Sunday, December 28, 2014

Paper - Aviation Security Cooperation

The U.S. Air Force, over the past decade, has engaged in assisting the Iraqi Air Force and Afghan Air Force in rebuilding from scratch. Over the course of the last ten years (and more) the U.S. Air Force has had to revamp its air advisor and training programs to meet this challenge. Over the years the U.S. Air Force advisory effort has had some mixed results but seems to be on track now. However, it appears that the Air Force may be ditching the ability to execute 'Security Cooperation' (SC) in order to find money to fund big ticket programs like the J-35.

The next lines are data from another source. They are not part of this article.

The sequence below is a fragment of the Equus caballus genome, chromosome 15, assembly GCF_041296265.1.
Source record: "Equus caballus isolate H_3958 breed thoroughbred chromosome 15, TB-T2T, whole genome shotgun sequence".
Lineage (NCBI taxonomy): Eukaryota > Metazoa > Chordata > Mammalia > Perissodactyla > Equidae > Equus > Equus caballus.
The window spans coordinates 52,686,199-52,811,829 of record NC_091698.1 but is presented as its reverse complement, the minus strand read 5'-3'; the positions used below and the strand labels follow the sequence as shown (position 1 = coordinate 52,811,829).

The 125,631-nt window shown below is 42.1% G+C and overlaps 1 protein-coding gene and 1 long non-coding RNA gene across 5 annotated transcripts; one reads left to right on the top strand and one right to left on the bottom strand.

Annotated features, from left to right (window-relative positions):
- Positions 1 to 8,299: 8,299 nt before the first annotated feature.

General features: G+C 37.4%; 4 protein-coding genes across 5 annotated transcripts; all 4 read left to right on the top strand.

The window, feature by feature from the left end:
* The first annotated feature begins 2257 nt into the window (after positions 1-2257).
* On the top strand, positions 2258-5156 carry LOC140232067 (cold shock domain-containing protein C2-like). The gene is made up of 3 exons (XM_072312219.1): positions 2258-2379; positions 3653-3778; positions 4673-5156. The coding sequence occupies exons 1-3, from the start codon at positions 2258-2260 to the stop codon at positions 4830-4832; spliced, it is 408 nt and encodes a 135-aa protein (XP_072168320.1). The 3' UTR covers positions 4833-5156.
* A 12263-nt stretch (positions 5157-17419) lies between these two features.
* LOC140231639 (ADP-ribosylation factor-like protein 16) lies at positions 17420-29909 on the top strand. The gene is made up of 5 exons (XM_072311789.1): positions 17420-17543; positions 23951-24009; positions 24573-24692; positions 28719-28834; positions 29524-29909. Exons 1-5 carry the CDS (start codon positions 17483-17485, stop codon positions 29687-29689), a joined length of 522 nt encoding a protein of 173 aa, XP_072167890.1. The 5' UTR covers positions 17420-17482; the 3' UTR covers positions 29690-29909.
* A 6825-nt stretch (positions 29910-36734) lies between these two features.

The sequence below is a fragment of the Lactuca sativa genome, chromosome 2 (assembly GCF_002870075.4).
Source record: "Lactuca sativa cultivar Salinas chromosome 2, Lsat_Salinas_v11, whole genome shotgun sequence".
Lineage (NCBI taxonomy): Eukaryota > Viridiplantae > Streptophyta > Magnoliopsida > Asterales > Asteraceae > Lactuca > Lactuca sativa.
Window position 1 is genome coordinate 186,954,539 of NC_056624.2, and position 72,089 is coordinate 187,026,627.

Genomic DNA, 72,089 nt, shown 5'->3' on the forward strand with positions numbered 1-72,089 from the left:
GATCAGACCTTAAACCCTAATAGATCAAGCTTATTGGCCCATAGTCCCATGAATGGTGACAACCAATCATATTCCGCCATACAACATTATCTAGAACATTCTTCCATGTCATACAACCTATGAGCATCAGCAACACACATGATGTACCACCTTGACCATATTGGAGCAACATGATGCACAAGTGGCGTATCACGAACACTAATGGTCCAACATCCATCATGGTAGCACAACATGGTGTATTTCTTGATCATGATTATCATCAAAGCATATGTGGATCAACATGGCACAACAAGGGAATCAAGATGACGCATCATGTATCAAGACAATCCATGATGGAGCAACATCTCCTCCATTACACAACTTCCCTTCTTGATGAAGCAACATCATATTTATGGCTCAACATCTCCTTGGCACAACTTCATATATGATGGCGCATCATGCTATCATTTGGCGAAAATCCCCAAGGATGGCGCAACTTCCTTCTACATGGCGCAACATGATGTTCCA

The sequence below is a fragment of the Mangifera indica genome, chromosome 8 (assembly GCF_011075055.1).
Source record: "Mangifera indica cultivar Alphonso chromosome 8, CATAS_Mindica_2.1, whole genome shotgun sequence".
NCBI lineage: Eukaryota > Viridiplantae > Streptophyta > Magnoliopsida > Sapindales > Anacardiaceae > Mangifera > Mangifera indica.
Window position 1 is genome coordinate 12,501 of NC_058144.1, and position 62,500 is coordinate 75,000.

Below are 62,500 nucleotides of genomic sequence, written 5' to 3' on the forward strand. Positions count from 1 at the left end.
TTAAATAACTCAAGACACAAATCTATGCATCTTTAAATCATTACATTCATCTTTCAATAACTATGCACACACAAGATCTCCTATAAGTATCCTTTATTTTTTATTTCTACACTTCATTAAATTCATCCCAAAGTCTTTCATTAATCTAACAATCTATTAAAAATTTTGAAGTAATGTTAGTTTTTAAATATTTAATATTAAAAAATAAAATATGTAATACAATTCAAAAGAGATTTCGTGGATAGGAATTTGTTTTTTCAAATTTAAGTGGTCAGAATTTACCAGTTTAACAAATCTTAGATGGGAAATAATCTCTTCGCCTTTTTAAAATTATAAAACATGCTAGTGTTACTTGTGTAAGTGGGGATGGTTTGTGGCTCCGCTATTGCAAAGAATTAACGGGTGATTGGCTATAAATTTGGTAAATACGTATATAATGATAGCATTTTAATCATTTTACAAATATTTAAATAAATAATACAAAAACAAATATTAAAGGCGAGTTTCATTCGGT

A recently published paper argues that ". . . it is in the Air Force's interests to OT&E an effective standing operational SC Capability in the GPF". Doing so would help the service realize its vision of global vigilance, global reach, and global power; help deal with the challenges of highly contested environments; and provide a low-cost way to support US strategic interests and the nation's emphasis on shaping the strategic environment to prevent or deter conflict". The paper then states that the requirements for attaining such a standing SC capability is an investment of dozens of billets and tens of millions of dollars annually in the short term.

Read the paper entitled "Aviation Security Cooperation", Air & Space Power Journal, September-October 2014, pages 92-117.

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